An ambiguous figure is an illusion in which the subject or the perspective of a picture or shape may suddenly switch in the mind of the observer to another, equally valid possibility. Often the ambiguity stems from the fact that the figure and ground can be reversed. A example of this is the vase/profile illusion, made famous by the Danish psychologist Edgar John Rubin (1886–1951) in 1915 (see illustration), though earlier versions of the same illusion can be found in many eighteenth-century French prints depicting a variety of vases, usually in a naturalistic setting, and profiles of particular people. The same effect can be created in three dimensions with a suitably shaped solid vase.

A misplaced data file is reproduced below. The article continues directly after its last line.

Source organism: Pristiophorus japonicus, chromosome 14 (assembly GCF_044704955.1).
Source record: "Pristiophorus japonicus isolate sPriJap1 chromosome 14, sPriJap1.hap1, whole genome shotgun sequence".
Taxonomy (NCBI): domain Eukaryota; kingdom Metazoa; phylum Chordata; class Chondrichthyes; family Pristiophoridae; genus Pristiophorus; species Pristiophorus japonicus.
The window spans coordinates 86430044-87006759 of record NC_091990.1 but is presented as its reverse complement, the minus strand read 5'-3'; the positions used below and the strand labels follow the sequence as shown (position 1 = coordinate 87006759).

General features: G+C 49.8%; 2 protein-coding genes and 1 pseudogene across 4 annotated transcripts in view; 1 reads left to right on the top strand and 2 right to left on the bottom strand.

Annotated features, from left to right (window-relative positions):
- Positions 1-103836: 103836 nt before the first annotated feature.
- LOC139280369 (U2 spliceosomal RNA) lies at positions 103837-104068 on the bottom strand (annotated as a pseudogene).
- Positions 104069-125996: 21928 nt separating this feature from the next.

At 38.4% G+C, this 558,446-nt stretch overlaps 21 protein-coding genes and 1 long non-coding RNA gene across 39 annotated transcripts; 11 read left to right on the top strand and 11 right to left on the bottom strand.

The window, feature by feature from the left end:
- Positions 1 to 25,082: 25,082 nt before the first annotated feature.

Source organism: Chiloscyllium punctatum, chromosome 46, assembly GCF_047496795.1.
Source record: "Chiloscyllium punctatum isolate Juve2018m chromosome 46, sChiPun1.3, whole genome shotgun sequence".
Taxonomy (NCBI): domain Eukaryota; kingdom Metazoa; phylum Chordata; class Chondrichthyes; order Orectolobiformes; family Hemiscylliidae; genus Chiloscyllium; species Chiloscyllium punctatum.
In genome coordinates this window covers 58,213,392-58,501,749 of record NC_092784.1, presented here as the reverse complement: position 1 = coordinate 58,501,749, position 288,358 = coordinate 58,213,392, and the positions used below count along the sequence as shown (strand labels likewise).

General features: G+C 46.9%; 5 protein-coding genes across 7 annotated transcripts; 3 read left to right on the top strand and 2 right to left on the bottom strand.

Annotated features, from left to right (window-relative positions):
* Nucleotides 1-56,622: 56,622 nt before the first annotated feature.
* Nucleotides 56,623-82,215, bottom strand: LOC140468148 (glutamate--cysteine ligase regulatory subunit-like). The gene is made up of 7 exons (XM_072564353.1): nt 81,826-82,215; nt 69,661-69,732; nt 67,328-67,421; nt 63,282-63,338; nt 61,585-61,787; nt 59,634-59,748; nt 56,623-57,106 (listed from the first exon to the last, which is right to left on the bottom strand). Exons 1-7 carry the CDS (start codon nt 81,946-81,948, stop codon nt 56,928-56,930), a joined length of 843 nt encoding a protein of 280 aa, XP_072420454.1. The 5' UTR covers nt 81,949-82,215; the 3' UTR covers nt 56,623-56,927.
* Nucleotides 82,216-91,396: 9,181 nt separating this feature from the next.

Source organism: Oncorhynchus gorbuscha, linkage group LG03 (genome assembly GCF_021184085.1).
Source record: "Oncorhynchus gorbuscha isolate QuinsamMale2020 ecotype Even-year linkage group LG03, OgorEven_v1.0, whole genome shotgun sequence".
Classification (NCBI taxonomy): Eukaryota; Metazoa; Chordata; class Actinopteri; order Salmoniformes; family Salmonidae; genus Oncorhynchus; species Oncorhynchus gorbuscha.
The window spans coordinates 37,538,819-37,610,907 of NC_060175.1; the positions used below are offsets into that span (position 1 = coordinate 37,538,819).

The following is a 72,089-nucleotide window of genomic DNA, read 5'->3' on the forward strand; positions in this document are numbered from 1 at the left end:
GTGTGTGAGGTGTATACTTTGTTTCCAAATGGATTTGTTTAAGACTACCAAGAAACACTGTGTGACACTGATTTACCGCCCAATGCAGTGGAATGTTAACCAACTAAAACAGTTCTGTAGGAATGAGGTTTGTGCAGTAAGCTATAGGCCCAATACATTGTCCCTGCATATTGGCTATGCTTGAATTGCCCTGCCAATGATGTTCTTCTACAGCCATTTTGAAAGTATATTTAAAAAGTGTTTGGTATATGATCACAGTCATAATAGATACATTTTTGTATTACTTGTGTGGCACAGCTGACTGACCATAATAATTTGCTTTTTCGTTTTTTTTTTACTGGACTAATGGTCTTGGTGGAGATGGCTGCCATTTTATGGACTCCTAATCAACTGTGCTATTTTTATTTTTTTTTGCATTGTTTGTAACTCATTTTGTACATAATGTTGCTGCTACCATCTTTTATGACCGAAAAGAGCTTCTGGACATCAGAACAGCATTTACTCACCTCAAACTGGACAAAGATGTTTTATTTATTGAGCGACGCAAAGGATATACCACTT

In some ambiguous figures, the features of a person or of an animal can suddenly be seen as different features of another individual. Classic examples include the old woman-young woman illusion and the duck-rabbit illusion. Upside-down pictures involve a special case of dual-purpose features in which the reversal is accomplished not mentally, by suddenly "seeing" the alternative, but physically, by turning the picture through 180°.
Ambiguity can also occur, particularly in some geometric drawings, when there is confusion as to which are the front and the back faces of a figure, as the Necker cube, the Thiery figure, and Schröder's reversible staircase.